Team ‘Karma’ in strategy execution

Team ‘Karma’ – First & most important step for your organization’s success in strategy execution

In cricket, a batsman in good form compensates for the runs missed by his partner. Let’s say in a situation where they need 26 runs to win in 2 overs. They don’t set individual targets such as 13 runs per person in 6 balls. Instead, one takes the lead and other does his best.

We observe similar phenomenon in many other sports and arts too. In a live theatre performance, when an artist forgets his scripts, co-artists make it up by altering their scripts instantly to make sure the message is conveyed and the show is successful.

I recently asked a team of senior management staff of an enterprise to write down the names of key team members. Their lists mostly contained names of their subordinates. No one from the senior management appeared in each other’s list.

So the CEO feels his direct reports are his team, but the direct reports don’t feel CEO as part of their team. Irony isn’t it!

Each member of the leadership team seems to have a feeling that they are representing their respective teams in Management Committee. So they are there to defend, protect, project, celebrate, complain and express the interests of their business unit (or department).

When I challenged them on their definition of team, some were confused and remaining reluctant. Perhaps such a transforming, yet simple thought cannot be accepted in a single go.

Some points to ponder as a leader of the senior leadership

  • Are you willing to take up initiatives where there is lack of clarity or clear demarcation of ownership with your peers?
  • Do you care for the success of other business units or departments?
  • Are you confident that you can willfully persuade your peers without undue influence?
  • Would you voice for something of concern for the organization, that is beyond your purview or assume that to poke your nose into other’s business is poor etiquette and stay away?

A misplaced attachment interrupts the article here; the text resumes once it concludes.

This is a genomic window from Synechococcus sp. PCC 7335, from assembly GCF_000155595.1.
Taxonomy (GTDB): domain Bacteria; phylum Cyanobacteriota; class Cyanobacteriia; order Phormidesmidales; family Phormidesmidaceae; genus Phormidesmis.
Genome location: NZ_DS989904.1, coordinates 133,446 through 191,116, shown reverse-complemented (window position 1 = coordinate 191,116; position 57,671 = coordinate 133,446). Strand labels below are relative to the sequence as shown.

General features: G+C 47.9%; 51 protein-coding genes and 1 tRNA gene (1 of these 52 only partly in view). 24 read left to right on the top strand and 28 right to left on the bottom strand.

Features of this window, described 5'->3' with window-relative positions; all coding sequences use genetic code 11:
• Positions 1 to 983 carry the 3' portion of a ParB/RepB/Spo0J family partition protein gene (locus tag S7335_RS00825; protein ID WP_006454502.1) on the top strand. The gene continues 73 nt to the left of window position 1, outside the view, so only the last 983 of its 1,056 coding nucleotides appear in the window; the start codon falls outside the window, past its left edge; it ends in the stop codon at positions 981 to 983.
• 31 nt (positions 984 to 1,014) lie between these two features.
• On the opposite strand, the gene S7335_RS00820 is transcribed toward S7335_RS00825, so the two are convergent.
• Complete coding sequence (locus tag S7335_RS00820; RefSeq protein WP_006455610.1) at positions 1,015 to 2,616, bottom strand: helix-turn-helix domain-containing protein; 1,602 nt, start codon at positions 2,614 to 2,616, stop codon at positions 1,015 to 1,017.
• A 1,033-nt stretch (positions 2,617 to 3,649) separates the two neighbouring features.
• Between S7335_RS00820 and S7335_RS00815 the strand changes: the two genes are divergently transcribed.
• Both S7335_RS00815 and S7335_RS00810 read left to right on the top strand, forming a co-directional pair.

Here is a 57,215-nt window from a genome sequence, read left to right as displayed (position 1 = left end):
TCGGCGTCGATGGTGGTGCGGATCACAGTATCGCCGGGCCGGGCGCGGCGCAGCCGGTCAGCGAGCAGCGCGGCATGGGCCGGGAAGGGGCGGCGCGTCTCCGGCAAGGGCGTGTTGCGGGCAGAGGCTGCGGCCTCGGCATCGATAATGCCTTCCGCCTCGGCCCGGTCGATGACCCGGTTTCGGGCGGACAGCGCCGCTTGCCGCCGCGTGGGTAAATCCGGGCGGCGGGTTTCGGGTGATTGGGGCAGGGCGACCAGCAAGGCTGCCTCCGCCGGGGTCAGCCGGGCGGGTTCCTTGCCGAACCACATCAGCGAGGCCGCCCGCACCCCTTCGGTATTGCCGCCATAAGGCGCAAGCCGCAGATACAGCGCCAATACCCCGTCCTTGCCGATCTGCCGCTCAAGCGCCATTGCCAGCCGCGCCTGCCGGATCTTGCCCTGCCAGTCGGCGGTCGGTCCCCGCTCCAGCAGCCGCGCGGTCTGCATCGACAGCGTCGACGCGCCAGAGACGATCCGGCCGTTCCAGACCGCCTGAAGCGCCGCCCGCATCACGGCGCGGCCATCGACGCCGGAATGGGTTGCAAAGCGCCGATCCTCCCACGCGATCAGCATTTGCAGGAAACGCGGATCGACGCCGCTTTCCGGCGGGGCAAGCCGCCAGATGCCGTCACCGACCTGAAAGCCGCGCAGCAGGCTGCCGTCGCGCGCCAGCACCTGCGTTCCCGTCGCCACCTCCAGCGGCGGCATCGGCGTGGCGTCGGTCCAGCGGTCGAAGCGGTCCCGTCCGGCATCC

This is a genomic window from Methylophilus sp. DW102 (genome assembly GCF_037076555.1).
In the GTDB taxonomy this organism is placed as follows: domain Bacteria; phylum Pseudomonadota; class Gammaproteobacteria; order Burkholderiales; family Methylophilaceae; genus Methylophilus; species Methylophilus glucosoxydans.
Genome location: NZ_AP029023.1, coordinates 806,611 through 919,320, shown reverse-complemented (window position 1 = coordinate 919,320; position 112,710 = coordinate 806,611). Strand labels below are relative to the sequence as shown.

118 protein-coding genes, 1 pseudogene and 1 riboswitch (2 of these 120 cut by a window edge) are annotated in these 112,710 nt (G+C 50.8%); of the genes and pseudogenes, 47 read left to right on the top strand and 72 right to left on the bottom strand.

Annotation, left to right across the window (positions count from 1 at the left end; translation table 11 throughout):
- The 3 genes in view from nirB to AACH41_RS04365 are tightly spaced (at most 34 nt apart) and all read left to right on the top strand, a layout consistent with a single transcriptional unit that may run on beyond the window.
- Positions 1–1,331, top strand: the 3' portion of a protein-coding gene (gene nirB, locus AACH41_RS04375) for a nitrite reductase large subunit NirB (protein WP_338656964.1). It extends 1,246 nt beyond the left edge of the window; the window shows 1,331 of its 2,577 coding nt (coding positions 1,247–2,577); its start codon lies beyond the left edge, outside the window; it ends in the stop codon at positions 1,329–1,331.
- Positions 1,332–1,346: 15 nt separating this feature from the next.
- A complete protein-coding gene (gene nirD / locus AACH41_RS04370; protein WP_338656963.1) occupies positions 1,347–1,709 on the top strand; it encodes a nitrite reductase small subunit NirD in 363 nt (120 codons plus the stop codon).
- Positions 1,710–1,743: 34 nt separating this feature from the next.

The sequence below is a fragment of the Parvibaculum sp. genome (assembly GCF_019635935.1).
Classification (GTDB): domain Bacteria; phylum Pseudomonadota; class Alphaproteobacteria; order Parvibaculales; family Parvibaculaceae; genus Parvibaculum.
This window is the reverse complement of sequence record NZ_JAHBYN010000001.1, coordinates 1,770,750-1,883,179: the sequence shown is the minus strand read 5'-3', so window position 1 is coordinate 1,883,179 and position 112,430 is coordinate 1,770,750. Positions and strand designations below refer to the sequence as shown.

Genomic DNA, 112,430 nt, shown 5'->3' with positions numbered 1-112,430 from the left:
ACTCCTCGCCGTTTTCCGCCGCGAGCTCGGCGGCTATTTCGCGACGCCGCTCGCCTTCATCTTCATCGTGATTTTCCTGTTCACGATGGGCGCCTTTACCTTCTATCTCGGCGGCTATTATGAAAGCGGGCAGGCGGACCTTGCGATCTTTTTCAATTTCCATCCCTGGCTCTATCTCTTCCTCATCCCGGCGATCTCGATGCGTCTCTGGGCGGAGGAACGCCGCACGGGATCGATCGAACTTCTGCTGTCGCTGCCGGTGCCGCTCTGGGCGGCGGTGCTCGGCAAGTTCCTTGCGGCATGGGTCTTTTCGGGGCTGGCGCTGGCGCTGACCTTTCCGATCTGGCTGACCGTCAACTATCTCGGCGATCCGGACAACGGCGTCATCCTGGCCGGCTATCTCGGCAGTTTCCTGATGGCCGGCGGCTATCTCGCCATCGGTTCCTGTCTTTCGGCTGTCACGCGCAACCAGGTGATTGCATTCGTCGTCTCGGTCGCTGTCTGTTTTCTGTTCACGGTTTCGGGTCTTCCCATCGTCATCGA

• Are you genuinely open to view points from peers that contradict yours, especially if it’s about your business?
  • Do you use senior leadership meetings to push your department’s agenda or instead push organizational priorities into your department’s agenda?
  • Do you allocate your best resource for projects led by other departments or just a head for them to count?

These are all inconvenient questions to answer. But to gain some common understanding and move forward is very important for the senior leadership team because like individuals, teams have their Karmas too. They bear fruits of their actions and decisions. Individuals of the team ripe the fruits of their team’s actions or decisions – good or evil!

So if you are part of a team, you can’t say I don’t care about some decisions because they don’t impact me or my business. Sooner or later they will impact you. In simple words, the sense of ‘joint accountability & commitment’ of individuals to common organization goals is nothing but ‘Team Karma’.

Why does Team Karma matter more for senior leader than anyone else. A study concluded that

80 % of all organizations which have well defined strategies fail to execute them well!

Failure to execute strategies is Senior Leadership Team Karma, not the CEO’s!

A senior leader’s Team Karma in driving organizational strategies

  • ‘Agreeing to Agree’ rather than ‘Agreeing to Disagree’ on organizational prioritizes
  • Actively contributing for initiatives that you or your department isn’t responsible
  • Releasing your best staff for the most important organization strategic initiative
  • Accepting to take budget cuts, if you can, to divert budget for other important strategic initiative
  • Being accountable for organizational goals and strategic initiatives
  • Provide resources to a strategic initiative run by another department than to a trivial project of your department

Thus to create a sense of team belonging among the senior leaders, their Team Karma is the first and most important step for any organization’s success in strategy execution, immaterial of scale, line of business and geography.

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